Black Girls CODE: Empowering Black Girls to Become Innovators in Tech – Kinder Beauty
Black Girls CODE: Empowering Black Girls to Become Innovators in Tech

Black Girls CODE: Empowering Black Girls to Become Innovators in Tech

As part of Kinder Beauty’s continued work to support BIPOC individuals and communities, and in honor of Black History Month, we will be donating half of all profits from sales in the Kinder Beauty February Marketplace to three important change-making charities that serve BIPOC populations—Black Girls CODE, Afro-Vegan Society, and Loveland Foundation. Read on to learn more about Black Girls CODE and you will quickly understand why we chose them as one of the three beneficiaries of our February Marketplace. 

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Black Girls CODE founder Kimberly Bryant was an electrical engineering major at Vanderbilt University when she was first introduced to computer programming. Excited by the prospects that learning popular programming languages held for her, she was also struck by the isolation she experienced. 

Bryant felt alone amongst her predominantly caucasian classmates. As an African-American woman, they did not share a cultural background with her. Fewer people of color receiving an education in science, technology, engineering, and math translates to a lack of cultural diversity in STEM fields.

Over the years, and throughout Bryant’s career as an electrical engineer, many things changed in the industry, but the lack of African American women in the science, technology, engineering, and math professions remained. She told Scientific American in an interview that after moving to the Bay area in an effort to start her own company, “I found that there were not many females in the startup culture and also not many people of color.”

Her daughter was entering middle school at the same time, and was excited about computers and technology. Though Bryant looked for an appropriate class to enroll her in, she couldn’t find any that seemed to bridge the gender gap. “Sometimes, she was one of only 3 girls in a class of 40 boys, and it just didn’t seem like she was as encouraged as some of the boys,” she told Scientific American.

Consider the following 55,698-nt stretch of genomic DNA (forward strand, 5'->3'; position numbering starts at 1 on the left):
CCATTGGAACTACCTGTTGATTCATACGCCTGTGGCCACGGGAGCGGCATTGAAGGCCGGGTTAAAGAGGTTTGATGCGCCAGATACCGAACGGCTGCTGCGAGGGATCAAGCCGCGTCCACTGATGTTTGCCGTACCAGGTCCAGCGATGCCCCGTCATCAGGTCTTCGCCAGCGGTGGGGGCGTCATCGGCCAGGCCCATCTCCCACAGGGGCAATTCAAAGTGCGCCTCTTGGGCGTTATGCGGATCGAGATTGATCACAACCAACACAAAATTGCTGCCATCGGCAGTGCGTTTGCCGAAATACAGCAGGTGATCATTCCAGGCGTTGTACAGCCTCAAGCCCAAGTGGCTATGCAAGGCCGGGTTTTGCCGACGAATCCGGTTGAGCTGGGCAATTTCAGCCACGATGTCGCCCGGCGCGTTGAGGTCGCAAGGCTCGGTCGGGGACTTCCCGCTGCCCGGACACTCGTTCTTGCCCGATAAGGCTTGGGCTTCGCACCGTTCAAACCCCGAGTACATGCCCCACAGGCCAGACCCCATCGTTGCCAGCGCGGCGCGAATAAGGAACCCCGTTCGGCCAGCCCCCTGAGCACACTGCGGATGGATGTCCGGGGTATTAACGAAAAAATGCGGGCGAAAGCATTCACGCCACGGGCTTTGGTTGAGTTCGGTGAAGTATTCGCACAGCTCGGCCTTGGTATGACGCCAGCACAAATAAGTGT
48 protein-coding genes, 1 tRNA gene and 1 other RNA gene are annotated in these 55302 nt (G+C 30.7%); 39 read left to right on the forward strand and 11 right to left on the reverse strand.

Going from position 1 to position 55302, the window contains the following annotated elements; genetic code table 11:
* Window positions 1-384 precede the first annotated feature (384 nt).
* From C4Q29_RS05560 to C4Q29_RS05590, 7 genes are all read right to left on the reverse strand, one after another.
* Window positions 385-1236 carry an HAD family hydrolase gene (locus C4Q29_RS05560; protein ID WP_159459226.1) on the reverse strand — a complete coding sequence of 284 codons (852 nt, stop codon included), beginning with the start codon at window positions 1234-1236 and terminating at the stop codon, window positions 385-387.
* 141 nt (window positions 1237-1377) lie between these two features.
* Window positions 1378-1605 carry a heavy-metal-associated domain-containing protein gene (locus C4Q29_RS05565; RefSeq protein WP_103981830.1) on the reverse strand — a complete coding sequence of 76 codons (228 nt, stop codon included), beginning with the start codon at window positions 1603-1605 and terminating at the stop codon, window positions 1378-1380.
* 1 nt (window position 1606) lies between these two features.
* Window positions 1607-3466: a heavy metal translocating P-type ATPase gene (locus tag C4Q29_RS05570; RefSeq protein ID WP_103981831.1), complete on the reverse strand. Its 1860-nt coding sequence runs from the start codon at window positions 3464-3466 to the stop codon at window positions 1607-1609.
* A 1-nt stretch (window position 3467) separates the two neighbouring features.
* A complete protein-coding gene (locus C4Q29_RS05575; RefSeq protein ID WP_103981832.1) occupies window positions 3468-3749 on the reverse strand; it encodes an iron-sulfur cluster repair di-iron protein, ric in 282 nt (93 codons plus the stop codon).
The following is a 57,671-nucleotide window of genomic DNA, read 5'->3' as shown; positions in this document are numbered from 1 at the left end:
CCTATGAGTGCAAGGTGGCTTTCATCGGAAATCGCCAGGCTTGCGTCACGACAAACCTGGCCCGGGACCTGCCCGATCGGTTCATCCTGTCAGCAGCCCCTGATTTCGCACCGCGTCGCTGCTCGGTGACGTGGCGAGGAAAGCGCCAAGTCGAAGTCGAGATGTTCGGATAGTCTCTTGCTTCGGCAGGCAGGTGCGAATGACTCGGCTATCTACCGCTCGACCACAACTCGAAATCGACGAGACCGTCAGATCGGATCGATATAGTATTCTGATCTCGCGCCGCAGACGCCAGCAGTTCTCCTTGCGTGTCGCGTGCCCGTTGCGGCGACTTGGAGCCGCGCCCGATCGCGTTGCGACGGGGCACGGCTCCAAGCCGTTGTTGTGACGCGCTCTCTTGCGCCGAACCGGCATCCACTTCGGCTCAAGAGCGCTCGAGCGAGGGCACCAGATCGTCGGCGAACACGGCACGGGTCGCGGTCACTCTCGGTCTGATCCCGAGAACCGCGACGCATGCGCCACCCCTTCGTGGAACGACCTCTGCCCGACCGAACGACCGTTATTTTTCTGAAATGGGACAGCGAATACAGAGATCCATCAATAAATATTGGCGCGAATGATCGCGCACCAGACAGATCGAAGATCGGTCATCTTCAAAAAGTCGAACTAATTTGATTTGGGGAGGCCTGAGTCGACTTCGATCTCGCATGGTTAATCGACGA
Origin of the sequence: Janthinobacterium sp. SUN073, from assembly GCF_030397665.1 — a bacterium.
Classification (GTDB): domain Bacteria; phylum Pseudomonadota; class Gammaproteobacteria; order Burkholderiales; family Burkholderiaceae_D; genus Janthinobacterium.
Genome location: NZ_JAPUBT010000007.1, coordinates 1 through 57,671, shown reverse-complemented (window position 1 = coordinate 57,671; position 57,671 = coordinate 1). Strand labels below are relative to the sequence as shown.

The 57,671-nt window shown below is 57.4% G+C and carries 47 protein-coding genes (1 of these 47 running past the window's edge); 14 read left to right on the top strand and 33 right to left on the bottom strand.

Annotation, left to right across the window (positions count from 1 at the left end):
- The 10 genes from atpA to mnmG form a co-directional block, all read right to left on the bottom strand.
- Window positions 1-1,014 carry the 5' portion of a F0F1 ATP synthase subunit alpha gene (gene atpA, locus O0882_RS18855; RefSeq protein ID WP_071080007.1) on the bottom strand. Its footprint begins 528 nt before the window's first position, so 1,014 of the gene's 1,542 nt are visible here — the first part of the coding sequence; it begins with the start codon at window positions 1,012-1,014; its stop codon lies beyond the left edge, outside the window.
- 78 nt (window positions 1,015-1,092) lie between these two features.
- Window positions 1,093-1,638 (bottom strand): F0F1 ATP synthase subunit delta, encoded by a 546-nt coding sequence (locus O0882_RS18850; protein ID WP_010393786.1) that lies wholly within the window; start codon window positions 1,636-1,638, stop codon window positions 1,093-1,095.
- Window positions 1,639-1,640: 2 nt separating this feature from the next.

From her experiences, Bryant knew that the dearth of African American women in STEM fields was not due to a lack of interest. The problem was a lack of access and exposure. So after more than a decade in the biotechnology industry, she launched the nonprofit Black Girls CODE. The organization provides girls of color (ages 7-17) the education they need to enter these fields, at a time in their lives when they are thinking about who they want to grow into. Within two years, the fledgling organization had reached 2,000 students through its chapters in various cities. It is now their vision to train one-million girls by 2040.

By introducing programming and technology to a new generation of girls of color, Black Girls Code is empowering them to become the leaders and creative innovators of tomorrow.

In their after school classes and weekend workshops, elementary and middle school-aged girls learn computer programming and digital technology. Topics covered include game development, HTML/CSS, Basics, robotics, and other programming concepts. Girls have the opportunity to go on field trips to tech companies where they meet accomplished experts and have an in-person view to an industry that they might otherwise not be exposed to.

Thirteen-year-old Aita didn’t know much about computer programming before attending a Black Girls CODE workshop. But the class filled her with curiosity and excitement. “I didn’t think it would go well. I thought it was going to be a lot more complicated, but [the instructors] explained it really thoroughly,” Aita told Abby Bobé of Black Girls CODE. “In the future, I want to become a computer scientist and create healthcare technologies that will help people around the world.”

Black Girls CODE has opened the door wide open for girls of color to enter and succeed in STEM professions. Through the organization’s work, it is truly making change in the world, so that girls who dream of STEM careers, as Bryant did, need not feel isolated. Instead, they experience the great support, training, and community they require to thrive in their chosen fields.

 

To date, Kinder Beauty has donated nearly $35,000 to animal rights, human rights, environmental, and anti-racist organizations. In honor of Black History Month, we are so proud to support these three trail-blazing nonprofits—Afro-Vegan Society, Black Girls CODE, and Loveland Foundation—that are working in BIPOC communities to create long-lasting, positive change.

But we believe that every month should celebrate and amplify Black communities, and we are committed to do our part all-year long.

Subscribe to Kinder Beauty today.

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Maya Gottfried is the author of books for children and adults, including Our Farm: By the Animals of Farm Sanctuary and Vegan Love: Dating and Partnering for the Cruelty-Free Gal.